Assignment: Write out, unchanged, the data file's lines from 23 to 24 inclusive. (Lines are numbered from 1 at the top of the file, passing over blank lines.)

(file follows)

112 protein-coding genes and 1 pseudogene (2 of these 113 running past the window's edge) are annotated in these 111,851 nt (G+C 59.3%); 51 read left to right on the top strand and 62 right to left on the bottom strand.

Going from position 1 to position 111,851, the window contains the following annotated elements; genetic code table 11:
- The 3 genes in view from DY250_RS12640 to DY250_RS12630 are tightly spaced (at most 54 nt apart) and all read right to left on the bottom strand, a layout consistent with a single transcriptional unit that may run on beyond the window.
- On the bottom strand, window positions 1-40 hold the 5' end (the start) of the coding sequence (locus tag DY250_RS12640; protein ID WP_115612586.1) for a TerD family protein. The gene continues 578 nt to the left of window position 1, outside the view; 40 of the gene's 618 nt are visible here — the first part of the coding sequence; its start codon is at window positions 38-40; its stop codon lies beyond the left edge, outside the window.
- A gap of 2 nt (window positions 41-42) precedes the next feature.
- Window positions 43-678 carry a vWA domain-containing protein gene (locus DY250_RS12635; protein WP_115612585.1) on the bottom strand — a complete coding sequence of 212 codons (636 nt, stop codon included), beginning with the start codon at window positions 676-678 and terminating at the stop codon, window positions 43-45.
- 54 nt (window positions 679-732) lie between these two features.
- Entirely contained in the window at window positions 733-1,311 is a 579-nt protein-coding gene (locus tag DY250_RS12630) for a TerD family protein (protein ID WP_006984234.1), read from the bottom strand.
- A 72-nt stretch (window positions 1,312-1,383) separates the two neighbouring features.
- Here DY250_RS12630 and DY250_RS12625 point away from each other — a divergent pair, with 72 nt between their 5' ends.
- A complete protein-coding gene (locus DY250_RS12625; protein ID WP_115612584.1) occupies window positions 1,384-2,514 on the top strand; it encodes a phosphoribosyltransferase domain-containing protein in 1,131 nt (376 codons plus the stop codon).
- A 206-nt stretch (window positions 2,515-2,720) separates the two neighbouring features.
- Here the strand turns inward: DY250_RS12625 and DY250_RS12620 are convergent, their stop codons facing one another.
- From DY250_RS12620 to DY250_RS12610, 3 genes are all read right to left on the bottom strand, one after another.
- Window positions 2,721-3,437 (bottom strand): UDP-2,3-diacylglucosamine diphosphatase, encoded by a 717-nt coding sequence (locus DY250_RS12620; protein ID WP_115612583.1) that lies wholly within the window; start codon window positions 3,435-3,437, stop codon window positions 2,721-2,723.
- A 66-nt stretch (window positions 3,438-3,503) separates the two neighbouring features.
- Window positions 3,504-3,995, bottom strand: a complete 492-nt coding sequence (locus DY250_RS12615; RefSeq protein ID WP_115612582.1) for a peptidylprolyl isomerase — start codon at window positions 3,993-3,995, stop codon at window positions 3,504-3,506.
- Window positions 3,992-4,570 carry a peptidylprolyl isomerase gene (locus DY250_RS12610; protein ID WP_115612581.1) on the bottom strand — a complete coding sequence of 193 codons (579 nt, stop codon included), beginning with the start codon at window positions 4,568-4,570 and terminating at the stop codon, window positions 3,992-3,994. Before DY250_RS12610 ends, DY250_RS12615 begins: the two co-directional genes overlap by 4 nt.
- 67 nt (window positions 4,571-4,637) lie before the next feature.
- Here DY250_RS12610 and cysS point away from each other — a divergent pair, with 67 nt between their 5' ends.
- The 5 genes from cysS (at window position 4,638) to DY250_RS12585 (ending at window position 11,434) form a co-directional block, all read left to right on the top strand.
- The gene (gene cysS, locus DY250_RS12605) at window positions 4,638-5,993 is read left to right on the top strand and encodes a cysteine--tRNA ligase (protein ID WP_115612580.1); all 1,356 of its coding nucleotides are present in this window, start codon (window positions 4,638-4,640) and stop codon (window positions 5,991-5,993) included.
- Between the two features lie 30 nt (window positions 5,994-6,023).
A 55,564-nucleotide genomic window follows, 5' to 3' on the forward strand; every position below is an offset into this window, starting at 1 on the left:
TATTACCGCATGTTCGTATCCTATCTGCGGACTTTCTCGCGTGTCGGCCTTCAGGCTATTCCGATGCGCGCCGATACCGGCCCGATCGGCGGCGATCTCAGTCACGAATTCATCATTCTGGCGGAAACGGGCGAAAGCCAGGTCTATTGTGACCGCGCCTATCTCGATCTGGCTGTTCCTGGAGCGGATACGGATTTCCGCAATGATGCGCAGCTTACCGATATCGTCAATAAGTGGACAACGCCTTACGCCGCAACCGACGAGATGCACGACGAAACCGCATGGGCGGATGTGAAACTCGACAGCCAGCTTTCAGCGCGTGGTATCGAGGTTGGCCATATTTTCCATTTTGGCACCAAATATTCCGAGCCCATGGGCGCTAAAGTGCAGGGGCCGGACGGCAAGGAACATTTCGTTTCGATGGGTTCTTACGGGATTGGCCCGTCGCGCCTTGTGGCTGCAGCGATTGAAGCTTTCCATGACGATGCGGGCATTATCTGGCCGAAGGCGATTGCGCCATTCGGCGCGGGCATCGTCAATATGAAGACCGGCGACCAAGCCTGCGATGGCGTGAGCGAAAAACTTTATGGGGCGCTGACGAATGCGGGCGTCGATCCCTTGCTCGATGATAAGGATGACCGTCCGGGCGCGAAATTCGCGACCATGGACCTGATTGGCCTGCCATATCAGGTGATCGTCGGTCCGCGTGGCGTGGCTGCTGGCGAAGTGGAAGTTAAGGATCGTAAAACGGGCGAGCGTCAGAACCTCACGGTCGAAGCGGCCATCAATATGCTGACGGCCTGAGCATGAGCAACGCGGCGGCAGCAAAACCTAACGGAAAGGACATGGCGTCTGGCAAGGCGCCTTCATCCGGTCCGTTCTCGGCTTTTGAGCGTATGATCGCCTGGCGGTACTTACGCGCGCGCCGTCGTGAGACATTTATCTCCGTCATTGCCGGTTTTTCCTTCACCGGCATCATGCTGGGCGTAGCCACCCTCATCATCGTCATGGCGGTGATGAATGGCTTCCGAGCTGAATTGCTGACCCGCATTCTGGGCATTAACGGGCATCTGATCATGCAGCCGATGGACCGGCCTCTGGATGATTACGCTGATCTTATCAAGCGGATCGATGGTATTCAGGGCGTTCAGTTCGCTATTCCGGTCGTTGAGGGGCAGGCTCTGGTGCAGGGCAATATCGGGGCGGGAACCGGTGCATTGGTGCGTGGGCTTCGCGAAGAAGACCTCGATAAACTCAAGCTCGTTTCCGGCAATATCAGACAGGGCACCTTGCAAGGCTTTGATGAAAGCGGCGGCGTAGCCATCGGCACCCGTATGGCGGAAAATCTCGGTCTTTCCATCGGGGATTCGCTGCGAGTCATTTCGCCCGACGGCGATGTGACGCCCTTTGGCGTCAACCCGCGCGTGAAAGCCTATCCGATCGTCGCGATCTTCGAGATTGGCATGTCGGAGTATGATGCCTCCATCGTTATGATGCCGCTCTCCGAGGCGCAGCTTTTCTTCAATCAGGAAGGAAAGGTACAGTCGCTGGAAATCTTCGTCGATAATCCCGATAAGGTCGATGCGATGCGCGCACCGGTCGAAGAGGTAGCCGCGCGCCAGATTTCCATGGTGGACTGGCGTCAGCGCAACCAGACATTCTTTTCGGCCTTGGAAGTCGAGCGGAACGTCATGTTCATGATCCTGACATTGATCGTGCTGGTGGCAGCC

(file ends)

- Between the two features lie 30 nt (window positions 5,994-6,023).
A 55,564-nucleotide genomic window follows, 5' to 3' on the forward strand; every position below is an offset into this window, starting at 1 on the left: